For the News’ full preview of the 2016 Yale women’s lacrosse season, click here.

Princeton

Princeton enters the 2016 season after a program-best performance last year, running the table in conference play en route to an outright Ivy League championship and its first victory in the Ivy Tournament since 2011. In addition to returning three All-Americans from last year’s squad, including Ivy Tournament Most Valuable Player and unanimous first team All-Ivy midfielder Olivia Hompe, the Tigers boast the 10th strongest freshmen class in the NCAA, according to Inside Lacrosse. Owning the No. 13 spot in the Inside Lacrosse preseason rankings, Princeton will surely be the team to beat in 2016 as it chases its third-straight Ivy title.

Penn

Ranked one spot behind Princeton in the Inside Lacrosse preseason rankings at No. 12, Penn returns to the field this season eager to reclaim its position at the top of the Ancient Eight. The Quakers entered last season having earned a share of eight consecutive Ivy conference titles, but ceded their only two conference losses in 2015 to the Tigers, finishing the season second in conference and runner-up in the Ivy Tournament. Replacing three first team All-Ivy selections in 2016, including reigning attacker of the year Tory Bensen and defender of the year Meg Markham, will pose a challenge for the Quakers in their quest to rebound.

Cornell

2015 was a season of two halves for Cornell. After starting 8–2 and winning its first three conference games by a combined 22 goals, the Big Red lost four of its final five regular season games, including a 10–9 defeat at the hands of Penn in its season finale. Though Cornell earned a rematch against the Quakers the following week in the Ivy Tournament, it again lost by just one goal in a hard-fought first-round battle. To find consistency this year, the Big Red will turn to 2015 first team All-Ivy attacker Amie Dickson to lead its offense, which led the league in scoring last season.

Harvard

Harvard never won or lost more than two consecutive games last year as the team paced its way to an Ivy League Tournament berth, before falling to Princeton 15–8 in the opening round. Attack Marisa Romeo, midfielder Audrey Todd and defender Emma Ford comprised the program’s first trio of All-Ivy first team selections since 1998, and with last season’s lone senior, Hannah Mullen, only appearing in four games, Crimson underclassmen led the team in almost every statistical category. Led by three captains and welcoming eight freshmen to the team in 2016, Harvard will utilize its experience to chase the program’s first conference title since 1993.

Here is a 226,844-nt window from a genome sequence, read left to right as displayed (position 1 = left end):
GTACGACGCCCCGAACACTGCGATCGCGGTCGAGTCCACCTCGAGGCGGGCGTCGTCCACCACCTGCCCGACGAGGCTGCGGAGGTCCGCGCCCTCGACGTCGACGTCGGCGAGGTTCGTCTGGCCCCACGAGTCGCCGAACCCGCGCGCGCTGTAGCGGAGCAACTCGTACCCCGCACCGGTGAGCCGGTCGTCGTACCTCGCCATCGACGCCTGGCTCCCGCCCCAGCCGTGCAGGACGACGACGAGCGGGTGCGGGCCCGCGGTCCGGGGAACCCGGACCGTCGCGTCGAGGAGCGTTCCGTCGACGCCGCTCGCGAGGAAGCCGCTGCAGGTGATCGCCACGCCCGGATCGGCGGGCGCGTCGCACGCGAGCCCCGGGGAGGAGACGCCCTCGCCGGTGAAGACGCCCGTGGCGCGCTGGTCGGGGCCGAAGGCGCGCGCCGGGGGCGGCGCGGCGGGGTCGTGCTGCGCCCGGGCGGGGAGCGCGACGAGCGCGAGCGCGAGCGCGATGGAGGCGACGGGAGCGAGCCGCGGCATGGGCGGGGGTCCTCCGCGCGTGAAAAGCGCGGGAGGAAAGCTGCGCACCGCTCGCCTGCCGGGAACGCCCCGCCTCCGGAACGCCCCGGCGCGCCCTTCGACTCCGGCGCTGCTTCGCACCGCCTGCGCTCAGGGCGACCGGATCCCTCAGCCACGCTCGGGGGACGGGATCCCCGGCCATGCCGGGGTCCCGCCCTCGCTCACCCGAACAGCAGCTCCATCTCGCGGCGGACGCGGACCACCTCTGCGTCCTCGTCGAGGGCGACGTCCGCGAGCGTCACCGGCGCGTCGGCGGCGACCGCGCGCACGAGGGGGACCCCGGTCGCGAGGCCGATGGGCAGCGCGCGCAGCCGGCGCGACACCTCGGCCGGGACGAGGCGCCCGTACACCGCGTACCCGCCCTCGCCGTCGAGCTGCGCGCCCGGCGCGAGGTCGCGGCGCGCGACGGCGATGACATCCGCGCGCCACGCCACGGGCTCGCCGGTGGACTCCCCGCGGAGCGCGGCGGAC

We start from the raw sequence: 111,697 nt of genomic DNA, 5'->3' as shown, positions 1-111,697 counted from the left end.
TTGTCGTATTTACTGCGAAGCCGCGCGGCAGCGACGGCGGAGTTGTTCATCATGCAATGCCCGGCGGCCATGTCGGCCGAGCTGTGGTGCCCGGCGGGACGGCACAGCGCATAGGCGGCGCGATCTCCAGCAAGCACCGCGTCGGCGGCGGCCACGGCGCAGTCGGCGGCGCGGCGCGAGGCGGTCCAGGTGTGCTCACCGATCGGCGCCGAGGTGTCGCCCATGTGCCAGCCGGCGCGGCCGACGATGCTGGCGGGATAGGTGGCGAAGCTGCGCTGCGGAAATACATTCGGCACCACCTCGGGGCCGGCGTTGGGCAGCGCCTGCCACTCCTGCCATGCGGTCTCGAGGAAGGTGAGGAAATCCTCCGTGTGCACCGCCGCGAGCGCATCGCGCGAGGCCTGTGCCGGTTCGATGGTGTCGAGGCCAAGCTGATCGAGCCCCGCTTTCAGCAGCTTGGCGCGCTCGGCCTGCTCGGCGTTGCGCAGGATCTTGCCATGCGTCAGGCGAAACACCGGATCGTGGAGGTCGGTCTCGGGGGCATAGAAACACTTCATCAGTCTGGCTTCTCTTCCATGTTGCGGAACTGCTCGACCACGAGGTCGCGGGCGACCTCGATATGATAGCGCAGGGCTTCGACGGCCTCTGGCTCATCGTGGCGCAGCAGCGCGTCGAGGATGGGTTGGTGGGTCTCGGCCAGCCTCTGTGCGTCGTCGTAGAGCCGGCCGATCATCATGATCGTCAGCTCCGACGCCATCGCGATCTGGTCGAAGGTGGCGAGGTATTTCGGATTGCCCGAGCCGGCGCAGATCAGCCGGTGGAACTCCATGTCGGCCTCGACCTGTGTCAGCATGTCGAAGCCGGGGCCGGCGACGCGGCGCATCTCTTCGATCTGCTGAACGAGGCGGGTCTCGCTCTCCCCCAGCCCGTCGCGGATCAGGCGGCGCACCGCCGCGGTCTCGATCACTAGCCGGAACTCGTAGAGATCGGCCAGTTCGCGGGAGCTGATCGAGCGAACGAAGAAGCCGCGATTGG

Dartmouth

Though starting its 2015 campaign with a nine-game losing streak and finishing winless in all seven nonconference matches, Dartmouth finished its season by winning three of its final four Ivy League games, including overtime victories against Cornell and Columbia. Despite midfielder Jaclyn Leto earning unanimous first-team All-Ivy recognition for the second consecutive year and finishing fourth in the conference in goals scored, the Big Green still finished its 3–11 season with a league-worst minus-46 goal differential. Dartmouth’s Ivy-most 10 incoming freshmen will join the team in hopes of returning to the upper half of the Ancient Eight.

Yale

A year after enduring its seventh consecutive losing conference season, Yale will look to turn things around in the program’s 40th season under first-year head coach Erica LaGrow. The Bulldogs managed just 42 goals in their 2–5 Ivy campaign last year, with half of those goals attributed to four seniors not rejoining the team in 2016. Yale will look to redefine its offensive identity this season while relying on the team’s veteran-heavy defense, which ranked 18th among all NCAA teams last year with just 8.67 goals allowed per game last year.

Brown

Despite a 6–2 showing in nonconference play in 2015, Brown struggled to put together any success in its Ivy League season, with its only league win coming by just one goal against fellow cellar-dweller Columbia. The Bears graduated their only two All-Ivy selections, second-teamer Alyssa Dibona and honorable mention recipient Jane Gion, as well as former goalie Kellie Roddy, whose 348 career saves rank sixth in program history. Brown will look to rely on contributions from six freshmen in its quest for improvement this season.

Columbia

The Lions finished last season in a familiar place at the bottom of the Ivy standings, as their lone conference win of 2015, a 5–3 home victory against Yale, was just the third conference victory in the last 10 seasons for the Lions. Along with eight freshmen, the team will also welcome new assistant coach Kelly McPartland, who graduated from University of Maryland last spring after leading the Terrapins to back-to-back national championships. Columbia has much to learn from McPartland this season as it fights to escape the bottom spot in the Ivy League.